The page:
Updated on 23/11/2020
We live in a digital age, in which our online activity leaves a ‘digital footprint’ on the web. As we shop for products, sign up for offers and discounts, and choose which YouTube videos to watch, algorithms work behind the scenes to collect our data and build pictures of us as consumers.
This data can then be used by various companies in their marketing and sales activity, which can have benefits to you as a consumer. If, for example, you share your email address with your favourite clothes brand, they may send you some favourable discount offers as part of their remarketing activity. There can also, however, be some downsides to sharing personal data.
As a consumer, it’s impossible to remember every online form you’ve filled out, and it’s difficult to gauge whether you’re happy with exactly how companies are using your data. That’s why General Data Protection Regulations (GDPR) were invented. It’s a 2018 update on European Law which decrees how data should be stored, accessed, and shared.
So, ‘what does GDPR mean for my business?’ you may ask yourself. That’s exactly what we’re going to answer in this article, in which we’ll:
Firstly, then, what is GDPR?
GDPR.eu defines GDPR as ‘the toughest privacy and security law in the world’. It’s a collection of hundreds of pages of legal requirements that companies must comply with in order to ensure that consumer data is properly handled, stored, and used.
A key feature of GDPR law is that it outlines individual rights; determining the control an individual should have over their own data as far as understanding what data companies are storing that pertains to them. There’s also guidance on how to protect children’s data, handle criminal offence data, and strict regulations that require businesses to secure consent from customers while in the process of data capture.
So, what’s the practical impact of GDPR on a small business? How can you ensure that your practices are GDPR compliant?
A good place to start would be to identify the data-touchpoints within your business. If you run a subscription service, what data are you collecting on your customers? If your marketing activity includes giveaways or competitions that require customers to fill out forms or agree to terms and conditions, there’s a key touchpoint you need to focus on.
Also investigate how you process and handle data. Are you storing customer data securely? Is the data you’re storing up to date and relevant? You should ideally be able to describe your data collection process as a timeline, from the first touchpoint where you acquire data to the end goal of deleting customer data when it’s no longer required.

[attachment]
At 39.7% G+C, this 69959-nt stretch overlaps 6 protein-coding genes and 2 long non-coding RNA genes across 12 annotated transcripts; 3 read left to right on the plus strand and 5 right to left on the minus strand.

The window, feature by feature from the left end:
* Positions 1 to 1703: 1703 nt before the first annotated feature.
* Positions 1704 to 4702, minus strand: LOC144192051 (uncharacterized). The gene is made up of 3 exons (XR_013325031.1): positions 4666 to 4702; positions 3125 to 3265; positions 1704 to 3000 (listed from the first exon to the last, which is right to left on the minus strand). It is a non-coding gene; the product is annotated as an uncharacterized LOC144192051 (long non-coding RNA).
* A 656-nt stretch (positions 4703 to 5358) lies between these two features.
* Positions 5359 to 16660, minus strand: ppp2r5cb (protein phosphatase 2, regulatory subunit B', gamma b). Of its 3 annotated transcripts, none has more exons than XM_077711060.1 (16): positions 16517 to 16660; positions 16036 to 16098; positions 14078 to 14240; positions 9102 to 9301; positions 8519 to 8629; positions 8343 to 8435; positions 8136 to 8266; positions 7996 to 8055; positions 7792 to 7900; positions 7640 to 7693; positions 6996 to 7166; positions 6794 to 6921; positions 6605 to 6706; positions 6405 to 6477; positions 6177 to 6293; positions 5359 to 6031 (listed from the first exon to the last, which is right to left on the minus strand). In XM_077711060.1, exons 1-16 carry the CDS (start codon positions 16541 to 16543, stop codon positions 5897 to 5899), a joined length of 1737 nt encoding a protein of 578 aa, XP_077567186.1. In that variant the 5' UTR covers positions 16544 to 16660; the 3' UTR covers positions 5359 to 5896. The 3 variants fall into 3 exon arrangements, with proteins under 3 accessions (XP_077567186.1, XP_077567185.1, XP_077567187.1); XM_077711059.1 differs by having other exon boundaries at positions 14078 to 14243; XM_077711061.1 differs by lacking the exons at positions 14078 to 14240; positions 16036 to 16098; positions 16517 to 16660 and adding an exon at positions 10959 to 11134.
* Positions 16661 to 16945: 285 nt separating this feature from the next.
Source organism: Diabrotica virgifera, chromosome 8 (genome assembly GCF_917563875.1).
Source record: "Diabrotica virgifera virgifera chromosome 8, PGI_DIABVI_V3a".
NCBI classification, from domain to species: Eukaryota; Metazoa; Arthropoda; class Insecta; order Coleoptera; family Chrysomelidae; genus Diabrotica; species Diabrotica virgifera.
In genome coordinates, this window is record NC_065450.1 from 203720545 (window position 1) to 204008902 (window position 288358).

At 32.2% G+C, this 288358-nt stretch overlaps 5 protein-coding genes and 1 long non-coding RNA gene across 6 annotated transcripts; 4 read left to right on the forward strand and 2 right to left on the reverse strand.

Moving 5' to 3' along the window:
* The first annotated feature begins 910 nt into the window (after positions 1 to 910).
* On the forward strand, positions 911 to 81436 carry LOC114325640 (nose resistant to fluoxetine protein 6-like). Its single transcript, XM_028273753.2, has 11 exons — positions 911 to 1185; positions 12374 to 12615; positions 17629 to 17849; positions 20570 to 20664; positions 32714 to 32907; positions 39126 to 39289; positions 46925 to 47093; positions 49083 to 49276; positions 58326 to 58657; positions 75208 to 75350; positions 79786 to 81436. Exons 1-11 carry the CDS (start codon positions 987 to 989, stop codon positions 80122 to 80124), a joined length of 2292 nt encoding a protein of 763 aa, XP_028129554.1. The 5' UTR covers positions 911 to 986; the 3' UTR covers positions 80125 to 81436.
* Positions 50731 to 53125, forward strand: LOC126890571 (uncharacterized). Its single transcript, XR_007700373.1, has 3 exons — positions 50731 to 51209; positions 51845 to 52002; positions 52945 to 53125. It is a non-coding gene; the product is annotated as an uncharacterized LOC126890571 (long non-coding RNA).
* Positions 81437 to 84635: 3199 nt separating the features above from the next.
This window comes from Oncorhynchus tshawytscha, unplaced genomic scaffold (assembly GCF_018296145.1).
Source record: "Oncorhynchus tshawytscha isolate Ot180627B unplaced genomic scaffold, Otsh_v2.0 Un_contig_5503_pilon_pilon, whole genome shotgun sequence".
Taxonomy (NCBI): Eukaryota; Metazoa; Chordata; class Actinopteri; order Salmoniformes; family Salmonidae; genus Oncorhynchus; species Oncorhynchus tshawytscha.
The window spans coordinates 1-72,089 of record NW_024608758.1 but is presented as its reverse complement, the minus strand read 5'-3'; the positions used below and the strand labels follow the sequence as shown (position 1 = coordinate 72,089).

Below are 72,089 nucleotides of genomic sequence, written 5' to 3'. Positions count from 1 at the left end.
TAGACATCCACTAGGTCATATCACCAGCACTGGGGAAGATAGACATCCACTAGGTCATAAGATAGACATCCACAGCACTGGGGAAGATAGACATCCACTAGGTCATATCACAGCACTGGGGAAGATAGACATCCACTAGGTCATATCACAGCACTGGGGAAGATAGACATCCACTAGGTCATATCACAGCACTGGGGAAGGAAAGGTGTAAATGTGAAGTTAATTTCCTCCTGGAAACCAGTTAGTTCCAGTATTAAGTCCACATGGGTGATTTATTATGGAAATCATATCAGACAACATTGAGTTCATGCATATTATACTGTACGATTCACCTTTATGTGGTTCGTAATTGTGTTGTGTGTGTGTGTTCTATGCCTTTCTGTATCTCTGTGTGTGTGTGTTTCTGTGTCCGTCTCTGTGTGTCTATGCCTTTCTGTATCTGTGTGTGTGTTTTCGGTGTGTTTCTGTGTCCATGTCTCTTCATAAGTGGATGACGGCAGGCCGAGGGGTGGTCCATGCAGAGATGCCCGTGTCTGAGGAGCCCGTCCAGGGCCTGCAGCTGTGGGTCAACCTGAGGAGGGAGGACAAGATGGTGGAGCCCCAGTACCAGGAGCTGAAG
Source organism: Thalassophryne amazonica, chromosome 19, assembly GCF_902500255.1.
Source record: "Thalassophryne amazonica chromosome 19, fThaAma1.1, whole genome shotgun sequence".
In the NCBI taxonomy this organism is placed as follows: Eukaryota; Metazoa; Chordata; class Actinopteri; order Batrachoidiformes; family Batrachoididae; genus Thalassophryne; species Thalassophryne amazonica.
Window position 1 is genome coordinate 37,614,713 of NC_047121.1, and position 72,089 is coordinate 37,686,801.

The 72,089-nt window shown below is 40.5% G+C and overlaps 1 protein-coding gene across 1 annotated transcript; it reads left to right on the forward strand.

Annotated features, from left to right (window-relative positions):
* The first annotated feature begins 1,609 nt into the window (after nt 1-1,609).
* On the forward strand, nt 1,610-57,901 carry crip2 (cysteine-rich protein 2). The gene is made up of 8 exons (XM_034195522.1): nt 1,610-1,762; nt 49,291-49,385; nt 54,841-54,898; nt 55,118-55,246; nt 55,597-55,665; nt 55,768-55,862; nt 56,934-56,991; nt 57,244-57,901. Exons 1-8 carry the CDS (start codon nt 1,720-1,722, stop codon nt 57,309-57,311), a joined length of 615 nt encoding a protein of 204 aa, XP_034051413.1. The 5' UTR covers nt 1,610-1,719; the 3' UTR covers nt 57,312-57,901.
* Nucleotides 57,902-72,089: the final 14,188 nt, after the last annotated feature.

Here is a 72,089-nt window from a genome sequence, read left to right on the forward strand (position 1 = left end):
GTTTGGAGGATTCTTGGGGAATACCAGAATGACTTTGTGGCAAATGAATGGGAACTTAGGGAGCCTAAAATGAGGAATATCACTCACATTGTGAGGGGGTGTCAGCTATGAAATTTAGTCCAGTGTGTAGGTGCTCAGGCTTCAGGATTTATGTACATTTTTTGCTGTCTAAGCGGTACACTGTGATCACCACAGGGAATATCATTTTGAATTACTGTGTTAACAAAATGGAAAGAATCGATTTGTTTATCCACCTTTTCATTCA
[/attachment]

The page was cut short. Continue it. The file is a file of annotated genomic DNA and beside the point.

Essentially, GDPR compliance for small businesses requires that you identify your own data processing methods, take responsibility for the processing of your customers’ data, and process data in a way that’s consistent with key GDPR principles. Let’s take a look at exactly what those principles are.
You can read a full guide to GDPR on the government’s website, however here’s our condensed summary of the key principles you need to be aware of within GDPR.
The processing of data by a company must be lawful, fair, and transparent with regards to the individual. That means handling data in a way that’s legal and committing to informing customers of how you’re handling their data if necessary (certainly if they were to ask).
Data should be collected for specific, legitimate, and explicit purposes. For example, if you run a giveaway on social media designed to promote your brand, it’s fine to capture entrants’ data given you provide them an option to consent and they understand how you are going to process their information. It may also help you to gain a better understanding of who your social audience is, meaning that data may prove extremely helpful. But you shouldn’t then look to use that data for other purposes after the fact.
Data should not be used and further processed in a way that compromises the initial intent behind your data collection. That said, further ‘scientific, historical research, or statistical purposes’ could constitute fair usage.
Essentially, be specific with the data you’re looking to collect. Ensure that it’s directly relevant and limited to the exact purpose of your data collection. For example, if you’re collecting data to improve your mass-market advertising for a specific product range, trying to acquire data on customers’ criminal histories would not be relevant to your goal.